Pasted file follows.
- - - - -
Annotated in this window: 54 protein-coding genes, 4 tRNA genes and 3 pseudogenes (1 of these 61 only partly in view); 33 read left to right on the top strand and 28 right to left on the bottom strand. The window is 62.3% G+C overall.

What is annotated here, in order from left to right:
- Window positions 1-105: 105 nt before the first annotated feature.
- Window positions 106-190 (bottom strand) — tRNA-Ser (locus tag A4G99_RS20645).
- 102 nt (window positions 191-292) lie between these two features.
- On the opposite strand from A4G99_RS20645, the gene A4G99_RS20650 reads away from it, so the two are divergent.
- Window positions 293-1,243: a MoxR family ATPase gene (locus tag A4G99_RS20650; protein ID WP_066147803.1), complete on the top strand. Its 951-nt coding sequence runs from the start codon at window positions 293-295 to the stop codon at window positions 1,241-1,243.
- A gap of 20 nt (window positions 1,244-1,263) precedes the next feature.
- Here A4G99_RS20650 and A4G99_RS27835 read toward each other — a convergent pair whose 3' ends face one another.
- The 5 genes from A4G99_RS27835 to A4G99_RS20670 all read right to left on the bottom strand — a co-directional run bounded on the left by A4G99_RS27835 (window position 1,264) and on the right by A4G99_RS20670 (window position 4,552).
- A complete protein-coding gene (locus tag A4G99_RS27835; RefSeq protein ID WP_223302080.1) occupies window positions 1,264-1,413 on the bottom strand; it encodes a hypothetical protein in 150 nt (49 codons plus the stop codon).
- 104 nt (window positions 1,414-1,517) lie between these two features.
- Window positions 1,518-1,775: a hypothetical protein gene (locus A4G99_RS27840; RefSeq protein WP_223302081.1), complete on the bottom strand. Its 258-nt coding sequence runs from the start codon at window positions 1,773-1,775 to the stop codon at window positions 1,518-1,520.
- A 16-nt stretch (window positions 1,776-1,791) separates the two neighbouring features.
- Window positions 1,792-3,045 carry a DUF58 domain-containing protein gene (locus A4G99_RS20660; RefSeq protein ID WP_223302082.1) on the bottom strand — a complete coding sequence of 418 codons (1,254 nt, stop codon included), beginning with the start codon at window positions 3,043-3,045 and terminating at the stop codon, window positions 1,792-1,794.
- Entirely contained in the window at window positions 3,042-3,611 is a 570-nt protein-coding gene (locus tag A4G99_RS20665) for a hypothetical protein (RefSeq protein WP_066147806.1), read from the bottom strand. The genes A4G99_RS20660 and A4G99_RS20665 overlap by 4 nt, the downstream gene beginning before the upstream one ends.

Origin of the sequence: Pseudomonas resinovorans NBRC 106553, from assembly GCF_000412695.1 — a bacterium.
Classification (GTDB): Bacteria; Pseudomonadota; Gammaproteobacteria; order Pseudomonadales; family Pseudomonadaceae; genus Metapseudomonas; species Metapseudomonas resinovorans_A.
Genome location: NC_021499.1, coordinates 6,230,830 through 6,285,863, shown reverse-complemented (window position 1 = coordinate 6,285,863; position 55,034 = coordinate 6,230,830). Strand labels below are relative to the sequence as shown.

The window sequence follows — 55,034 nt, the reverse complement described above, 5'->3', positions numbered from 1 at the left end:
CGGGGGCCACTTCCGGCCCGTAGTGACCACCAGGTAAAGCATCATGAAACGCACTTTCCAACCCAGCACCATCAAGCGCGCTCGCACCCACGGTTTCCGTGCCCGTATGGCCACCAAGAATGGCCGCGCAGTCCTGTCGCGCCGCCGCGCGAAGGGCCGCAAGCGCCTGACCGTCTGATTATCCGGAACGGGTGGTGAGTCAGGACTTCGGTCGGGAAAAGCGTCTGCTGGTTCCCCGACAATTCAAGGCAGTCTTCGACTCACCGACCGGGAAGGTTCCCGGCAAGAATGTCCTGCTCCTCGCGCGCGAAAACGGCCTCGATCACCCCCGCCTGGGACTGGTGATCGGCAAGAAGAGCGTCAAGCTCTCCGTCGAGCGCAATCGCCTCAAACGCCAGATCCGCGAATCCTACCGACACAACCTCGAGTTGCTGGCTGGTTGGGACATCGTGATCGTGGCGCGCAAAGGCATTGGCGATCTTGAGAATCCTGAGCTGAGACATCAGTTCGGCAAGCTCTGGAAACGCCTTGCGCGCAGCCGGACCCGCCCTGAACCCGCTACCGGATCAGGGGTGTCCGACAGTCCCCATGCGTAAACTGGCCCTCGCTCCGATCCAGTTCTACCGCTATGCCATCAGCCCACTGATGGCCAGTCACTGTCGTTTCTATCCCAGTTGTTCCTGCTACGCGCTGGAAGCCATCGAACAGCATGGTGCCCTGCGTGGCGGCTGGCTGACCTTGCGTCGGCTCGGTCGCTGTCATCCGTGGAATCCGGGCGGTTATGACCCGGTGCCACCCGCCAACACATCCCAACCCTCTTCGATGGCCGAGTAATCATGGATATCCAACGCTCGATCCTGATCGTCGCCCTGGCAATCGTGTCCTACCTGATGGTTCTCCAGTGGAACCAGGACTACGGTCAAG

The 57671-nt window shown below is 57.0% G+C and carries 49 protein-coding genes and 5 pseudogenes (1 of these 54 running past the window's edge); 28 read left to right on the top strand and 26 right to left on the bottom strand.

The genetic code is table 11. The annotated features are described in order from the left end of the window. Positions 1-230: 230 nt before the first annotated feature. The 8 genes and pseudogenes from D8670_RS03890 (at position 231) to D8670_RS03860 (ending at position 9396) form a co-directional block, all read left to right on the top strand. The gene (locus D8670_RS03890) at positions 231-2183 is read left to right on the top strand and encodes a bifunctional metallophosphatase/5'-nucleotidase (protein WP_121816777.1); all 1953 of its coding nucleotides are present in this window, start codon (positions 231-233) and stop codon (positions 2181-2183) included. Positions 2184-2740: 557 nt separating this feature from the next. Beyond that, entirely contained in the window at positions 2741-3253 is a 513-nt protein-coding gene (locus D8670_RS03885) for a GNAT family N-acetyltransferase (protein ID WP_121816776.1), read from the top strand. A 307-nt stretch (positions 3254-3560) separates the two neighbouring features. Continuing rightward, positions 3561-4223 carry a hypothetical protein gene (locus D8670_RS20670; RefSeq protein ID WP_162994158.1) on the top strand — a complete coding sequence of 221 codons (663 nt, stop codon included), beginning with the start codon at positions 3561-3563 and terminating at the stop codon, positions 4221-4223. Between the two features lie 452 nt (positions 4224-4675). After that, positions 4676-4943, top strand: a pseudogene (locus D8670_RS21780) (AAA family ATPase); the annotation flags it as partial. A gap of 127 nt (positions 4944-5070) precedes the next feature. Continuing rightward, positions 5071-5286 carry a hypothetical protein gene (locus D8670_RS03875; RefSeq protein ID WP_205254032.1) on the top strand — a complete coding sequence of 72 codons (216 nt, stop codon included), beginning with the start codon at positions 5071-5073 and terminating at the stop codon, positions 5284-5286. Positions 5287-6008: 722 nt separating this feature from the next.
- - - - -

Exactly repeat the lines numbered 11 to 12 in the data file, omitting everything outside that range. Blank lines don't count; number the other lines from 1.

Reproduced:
- A complete protein-coding gene (locus tag A4G99_RS27835; RefSeq protein ID WP_223302080.1) occupies window positions 1,264-1,413 on the bottom strand; it encodes a hypothetical protein in 150 nt (49 codons plus the stop codon).
- 104 nt (window positions 1,414-1,517) lie between these two features.